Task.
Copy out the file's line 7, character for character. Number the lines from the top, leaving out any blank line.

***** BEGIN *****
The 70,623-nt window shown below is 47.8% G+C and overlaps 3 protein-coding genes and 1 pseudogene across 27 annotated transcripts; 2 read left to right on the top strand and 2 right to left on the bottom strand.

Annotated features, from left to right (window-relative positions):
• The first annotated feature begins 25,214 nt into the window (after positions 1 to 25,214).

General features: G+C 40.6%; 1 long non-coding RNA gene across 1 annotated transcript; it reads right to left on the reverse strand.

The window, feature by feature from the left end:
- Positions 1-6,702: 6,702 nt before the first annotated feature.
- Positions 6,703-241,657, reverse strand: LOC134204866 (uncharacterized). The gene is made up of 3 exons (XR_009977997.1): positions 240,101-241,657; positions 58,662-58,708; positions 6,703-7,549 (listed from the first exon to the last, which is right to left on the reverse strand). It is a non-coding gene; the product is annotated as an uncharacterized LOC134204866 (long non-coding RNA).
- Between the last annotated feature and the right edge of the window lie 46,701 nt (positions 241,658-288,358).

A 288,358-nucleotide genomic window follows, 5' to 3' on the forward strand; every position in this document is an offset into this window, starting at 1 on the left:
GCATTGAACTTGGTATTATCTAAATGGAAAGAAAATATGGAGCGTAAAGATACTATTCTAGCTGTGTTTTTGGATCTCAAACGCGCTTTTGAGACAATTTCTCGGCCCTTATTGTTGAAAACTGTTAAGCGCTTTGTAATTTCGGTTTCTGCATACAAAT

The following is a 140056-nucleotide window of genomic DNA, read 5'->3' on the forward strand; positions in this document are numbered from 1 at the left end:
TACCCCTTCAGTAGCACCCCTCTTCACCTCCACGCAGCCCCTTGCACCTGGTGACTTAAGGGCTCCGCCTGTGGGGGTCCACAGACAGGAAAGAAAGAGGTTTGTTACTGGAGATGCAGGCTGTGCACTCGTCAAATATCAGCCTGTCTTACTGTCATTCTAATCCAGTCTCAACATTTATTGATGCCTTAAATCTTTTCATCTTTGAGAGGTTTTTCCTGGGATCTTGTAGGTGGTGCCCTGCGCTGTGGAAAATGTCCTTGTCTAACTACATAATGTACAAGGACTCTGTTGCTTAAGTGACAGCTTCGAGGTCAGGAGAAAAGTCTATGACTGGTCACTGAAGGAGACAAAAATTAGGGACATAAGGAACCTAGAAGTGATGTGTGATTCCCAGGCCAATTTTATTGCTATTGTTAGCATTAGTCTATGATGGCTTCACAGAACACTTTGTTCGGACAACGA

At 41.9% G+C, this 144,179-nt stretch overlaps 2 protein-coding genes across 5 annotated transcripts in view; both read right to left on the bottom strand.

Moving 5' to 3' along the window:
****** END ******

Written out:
- Positions 6,703-241,657, reverse strand: LOC134204866 (uncharacterized). The gene is made up of 3 exons (XR_009977997.1): positions 240,101-241,657; positions 58,662-58,708; positions 6,703-7,549 (listed from the first exon to the last, which is right to left on the reverse strand). It is a non-coding gene; the product is annotated as an uncharacterized LOC134204866 (long non-coding RNA).